HP Revenue Increases 9% in Q1 2022 Amid “Significant Year-Over-Year Growth” in 3D Printing Revenue

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Multinational printing company HP (HPQ) reported a 9% increase in revenue in its first-quarter 2022 financial statements, driven in part by growing demand for its 3D printing offering.

HP’s first quarter 2022 results show that in the three months to January 31, 2022, it generated $17 billion, 9% more than the $15.6 billion it brought in in the first quarter. quarter of 2021. According to the company’s CEO, Enrique Lores, this additional increase in revenue was thanks to the strong performance of its gaming, industrial graphics and 3D printing portfolio, the latter of which recorded “significant growth in year after year”.

“We once again delivered strong top line and bottom line results with record revenues driven by strong demand and our leadership in hybrid,” Lores said on the earnings call. HP. “Our first quarter performance was particularly strong in our key growth areas which collectively delivered double-digit growth, including Gaming, Peripherals, Workforce Solutions, Consumer Subscriptions, Industrial Graphics and 3D.”

HP’s 3D printing revenue grew significantly in the first quarter of 2022, according to its CEO Enrique Lores. Photo via 3DFactory incubator.

HP’s first quarter 2022 financial results

Broadly speaking, HP presents its financial statements in two key segments: personal systems and printing, the first including all revenues generated by its workstations, laptops and desktops, and the second covering revenues from its supplies business, in addition to those provided by its offers of consumer or commercial equipment.

As usual, Personal Systems was HP’s highest earning and fastest growing division in Q1 2022, bringing in $12.2 billion, 15% more than the $10.6 billion it managed to bring in. generate in the first quarter of 2021. On the company’s earnings call, Lores attributed the success, which saw the segment break its revenue record, to a pricing strategy and disciplined execution that enabled it to manage parts and cost headwinds.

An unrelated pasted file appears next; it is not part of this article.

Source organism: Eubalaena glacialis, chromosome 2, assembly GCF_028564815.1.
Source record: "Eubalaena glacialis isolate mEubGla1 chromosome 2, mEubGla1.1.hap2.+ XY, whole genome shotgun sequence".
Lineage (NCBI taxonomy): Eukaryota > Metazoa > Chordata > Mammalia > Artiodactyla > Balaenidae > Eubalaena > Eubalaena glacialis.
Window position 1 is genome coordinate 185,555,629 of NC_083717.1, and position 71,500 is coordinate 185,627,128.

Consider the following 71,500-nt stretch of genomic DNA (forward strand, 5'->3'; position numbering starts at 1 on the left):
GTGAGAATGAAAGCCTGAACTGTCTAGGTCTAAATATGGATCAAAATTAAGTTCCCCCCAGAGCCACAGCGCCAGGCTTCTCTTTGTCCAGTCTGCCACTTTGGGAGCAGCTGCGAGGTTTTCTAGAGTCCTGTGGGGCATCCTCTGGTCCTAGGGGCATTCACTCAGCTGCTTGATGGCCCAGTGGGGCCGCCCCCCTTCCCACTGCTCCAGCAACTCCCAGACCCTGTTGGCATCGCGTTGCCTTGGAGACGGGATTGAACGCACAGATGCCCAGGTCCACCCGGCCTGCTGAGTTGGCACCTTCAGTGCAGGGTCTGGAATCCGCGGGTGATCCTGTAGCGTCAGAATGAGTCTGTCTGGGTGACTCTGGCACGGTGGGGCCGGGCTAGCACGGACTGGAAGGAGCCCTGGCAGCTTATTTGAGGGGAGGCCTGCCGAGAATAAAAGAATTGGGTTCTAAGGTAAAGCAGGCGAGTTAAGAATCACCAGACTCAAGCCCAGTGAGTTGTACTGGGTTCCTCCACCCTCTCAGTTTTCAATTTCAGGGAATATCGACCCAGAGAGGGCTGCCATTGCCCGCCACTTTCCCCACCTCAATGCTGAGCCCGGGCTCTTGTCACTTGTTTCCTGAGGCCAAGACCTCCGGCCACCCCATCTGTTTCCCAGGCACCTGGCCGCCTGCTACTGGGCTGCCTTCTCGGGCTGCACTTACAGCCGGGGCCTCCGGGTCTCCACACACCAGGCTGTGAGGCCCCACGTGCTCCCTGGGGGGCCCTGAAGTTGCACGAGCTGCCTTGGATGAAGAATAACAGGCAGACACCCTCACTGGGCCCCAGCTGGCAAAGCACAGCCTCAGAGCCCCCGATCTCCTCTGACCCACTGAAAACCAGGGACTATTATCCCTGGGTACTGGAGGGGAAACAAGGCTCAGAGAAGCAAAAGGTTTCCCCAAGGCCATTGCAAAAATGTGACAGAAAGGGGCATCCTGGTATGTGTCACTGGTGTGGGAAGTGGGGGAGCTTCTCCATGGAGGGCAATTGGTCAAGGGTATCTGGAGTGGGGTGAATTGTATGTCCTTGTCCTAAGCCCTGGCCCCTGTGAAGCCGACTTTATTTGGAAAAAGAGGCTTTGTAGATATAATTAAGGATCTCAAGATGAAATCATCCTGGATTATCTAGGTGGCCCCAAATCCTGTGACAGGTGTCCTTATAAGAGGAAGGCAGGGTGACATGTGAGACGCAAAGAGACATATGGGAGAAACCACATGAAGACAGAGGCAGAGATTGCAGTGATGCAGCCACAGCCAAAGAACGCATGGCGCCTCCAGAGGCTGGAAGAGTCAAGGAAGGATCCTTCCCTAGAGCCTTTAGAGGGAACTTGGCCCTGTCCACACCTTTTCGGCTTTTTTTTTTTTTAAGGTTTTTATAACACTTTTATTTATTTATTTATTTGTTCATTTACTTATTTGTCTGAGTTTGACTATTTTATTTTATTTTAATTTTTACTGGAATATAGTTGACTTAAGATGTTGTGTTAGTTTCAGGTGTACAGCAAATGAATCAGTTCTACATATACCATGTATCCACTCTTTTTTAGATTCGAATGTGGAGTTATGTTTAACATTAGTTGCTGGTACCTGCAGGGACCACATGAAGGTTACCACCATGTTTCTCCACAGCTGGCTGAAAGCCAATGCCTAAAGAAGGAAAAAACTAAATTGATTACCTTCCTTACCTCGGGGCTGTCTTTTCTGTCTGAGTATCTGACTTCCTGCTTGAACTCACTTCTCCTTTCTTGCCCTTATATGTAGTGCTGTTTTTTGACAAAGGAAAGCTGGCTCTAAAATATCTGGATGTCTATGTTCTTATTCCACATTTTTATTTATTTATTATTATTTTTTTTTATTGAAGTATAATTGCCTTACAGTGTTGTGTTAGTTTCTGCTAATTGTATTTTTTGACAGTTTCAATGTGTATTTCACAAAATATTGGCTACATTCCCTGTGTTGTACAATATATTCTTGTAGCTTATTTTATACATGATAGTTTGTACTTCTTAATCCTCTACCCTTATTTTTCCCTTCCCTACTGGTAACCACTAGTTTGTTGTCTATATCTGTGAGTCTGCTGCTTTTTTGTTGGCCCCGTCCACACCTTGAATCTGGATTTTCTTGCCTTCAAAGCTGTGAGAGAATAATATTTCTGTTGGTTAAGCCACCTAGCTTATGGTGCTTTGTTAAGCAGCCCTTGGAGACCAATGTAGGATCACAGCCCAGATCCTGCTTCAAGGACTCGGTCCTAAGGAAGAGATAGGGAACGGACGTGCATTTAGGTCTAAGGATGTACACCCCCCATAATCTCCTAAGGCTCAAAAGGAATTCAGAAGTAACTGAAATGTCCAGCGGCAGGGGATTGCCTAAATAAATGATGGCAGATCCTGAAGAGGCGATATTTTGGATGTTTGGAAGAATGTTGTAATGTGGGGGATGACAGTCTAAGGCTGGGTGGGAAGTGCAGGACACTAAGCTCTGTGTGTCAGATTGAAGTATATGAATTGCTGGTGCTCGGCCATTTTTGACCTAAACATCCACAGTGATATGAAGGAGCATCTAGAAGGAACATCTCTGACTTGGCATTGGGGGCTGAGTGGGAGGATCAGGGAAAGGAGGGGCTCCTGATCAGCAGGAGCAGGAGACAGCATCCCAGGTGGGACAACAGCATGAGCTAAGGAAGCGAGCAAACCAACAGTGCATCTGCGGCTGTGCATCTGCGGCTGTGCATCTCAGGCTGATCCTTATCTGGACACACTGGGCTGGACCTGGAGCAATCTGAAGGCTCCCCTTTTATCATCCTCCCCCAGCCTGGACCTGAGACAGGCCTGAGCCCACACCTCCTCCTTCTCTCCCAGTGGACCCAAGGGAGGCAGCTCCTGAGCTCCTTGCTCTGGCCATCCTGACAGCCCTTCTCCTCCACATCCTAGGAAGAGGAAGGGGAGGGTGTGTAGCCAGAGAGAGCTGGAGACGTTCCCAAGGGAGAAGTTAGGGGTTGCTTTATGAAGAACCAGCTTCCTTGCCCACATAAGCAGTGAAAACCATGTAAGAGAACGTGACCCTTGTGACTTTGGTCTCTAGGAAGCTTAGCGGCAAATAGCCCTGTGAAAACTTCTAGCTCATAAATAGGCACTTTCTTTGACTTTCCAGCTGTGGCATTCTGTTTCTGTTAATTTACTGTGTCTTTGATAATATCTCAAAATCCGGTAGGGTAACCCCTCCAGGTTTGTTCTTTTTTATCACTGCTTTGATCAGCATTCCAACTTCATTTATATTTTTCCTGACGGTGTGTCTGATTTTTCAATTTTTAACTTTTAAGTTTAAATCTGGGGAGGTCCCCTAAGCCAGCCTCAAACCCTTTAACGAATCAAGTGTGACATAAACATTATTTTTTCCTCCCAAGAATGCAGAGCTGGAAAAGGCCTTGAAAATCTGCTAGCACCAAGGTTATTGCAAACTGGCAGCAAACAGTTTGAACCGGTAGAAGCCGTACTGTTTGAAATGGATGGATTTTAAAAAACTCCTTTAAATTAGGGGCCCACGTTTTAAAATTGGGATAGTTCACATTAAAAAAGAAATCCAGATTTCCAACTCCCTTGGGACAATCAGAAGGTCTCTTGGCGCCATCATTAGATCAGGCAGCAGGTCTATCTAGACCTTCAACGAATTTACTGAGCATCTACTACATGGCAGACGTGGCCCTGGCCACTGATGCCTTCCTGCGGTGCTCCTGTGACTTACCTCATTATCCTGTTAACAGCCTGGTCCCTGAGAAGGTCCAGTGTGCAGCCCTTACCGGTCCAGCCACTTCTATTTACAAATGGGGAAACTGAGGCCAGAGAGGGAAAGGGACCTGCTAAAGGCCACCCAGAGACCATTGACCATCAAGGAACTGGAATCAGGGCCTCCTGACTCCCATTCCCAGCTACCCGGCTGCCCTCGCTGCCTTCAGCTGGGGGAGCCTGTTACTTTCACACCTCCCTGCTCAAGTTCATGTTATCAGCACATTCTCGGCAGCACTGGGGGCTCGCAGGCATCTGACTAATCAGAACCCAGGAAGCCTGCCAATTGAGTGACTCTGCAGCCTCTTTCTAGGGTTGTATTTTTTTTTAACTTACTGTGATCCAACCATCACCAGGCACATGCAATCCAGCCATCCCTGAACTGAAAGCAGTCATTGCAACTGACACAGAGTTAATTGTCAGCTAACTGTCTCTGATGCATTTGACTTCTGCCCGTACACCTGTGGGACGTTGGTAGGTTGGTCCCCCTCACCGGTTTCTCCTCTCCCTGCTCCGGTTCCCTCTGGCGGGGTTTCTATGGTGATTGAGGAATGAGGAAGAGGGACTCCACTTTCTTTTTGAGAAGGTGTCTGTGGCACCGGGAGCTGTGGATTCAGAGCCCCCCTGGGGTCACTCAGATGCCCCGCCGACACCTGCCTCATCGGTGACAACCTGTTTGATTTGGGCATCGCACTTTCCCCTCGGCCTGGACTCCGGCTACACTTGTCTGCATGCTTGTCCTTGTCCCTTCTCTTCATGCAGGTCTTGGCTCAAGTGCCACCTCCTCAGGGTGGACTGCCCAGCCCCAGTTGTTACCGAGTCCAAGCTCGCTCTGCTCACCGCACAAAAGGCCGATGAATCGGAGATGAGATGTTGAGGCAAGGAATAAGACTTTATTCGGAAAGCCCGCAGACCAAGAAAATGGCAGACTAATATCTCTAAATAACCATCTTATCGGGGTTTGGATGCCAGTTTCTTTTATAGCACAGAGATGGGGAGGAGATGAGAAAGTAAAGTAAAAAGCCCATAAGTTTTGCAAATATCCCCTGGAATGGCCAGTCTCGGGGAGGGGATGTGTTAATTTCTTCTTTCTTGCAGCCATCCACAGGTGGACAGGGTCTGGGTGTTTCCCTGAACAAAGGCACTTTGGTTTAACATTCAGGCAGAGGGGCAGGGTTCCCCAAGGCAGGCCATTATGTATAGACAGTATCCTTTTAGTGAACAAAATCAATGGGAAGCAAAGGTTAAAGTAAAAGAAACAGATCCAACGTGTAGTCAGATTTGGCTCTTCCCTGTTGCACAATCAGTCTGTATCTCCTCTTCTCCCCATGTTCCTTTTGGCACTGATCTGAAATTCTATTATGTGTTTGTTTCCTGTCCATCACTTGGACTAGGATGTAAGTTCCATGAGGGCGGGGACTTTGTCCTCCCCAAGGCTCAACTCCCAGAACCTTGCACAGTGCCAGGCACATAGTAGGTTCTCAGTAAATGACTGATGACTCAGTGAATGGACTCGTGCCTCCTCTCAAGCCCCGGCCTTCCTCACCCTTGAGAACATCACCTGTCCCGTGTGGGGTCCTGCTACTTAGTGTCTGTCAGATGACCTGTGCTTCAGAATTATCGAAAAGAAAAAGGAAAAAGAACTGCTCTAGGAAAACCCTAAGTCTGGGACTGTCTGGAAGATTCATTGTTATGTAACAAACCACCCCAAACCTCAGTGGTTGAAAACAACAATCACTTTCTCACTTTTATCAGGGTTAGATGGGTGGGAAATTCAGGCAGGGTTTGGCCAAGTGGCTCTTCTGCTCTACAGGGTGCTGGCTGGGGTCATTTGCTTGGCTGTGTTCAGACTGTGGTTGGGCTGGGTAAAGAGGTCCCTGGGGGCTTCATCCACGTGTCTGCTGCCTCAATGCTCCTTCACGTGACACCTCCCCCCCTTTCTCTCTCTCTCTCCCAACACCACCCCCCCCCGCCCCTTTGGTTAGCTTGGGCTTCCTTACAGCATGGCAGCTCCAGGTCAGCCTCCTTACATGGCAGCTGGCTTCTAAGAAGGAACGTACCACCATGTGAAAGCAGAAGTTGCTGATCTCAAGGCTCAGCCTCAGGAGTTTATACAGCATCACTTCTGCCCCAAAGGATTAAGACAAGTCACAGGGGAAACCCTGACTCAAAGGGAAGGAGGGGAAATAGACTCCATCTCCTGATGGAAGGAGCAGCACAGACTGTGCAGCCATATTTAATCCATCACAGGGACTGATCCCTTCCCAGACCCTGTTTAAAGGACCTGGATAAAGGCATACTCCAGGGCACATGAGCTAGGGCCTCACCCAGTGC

In contrast, HP’s Printing arm, which according to its Q1 2022 slideshow also covers its ‘3D Printing and Digital Manufacturing’ portfolio, actually brought in $200 million less than in Q1 2021. For this decline, Lores pointed to “industry-wide supply chain challenges,” although he added that this hasn’t stopped his 3D printing revenue growth over the same period. , nor derails HP’s “strategy of creating end-to-end, high-value applications” for its Multi Jet Fusion (MJF).

Revenue ($) Q1 2021 Q1 2022 Difference (%) Q1 2020 Q1 2022 Difference (%)
Personal systems 10.6 billion 12.2 billion +15 9.9 billion 12.2 billion +23
Impression 5 billion 4.8 billion -4 4.7 billion 4.8 billion +2
Total 15.6 billion 17 billion +9 14.6 billion 17 billion +21

Identification of new MJF applications

HP doesn’t directly report on its 3D printing finances, but it did reveal that its MJF machines have now produced over 120 million parts, and there’s evidence to suggest where at least some of them are finding new applications. .

At the end of the first quarter of 2022, grocery delivery company Ocado revealed that it had started 3D printing picking and packing robot parts, for deployment in some of its distribution centers. By additively manufacturing half of the components of its new 600-series robots, MJF expects to be able to make them lighter, cheaper to manufacture and more efficient, in a way that could generate operational savings.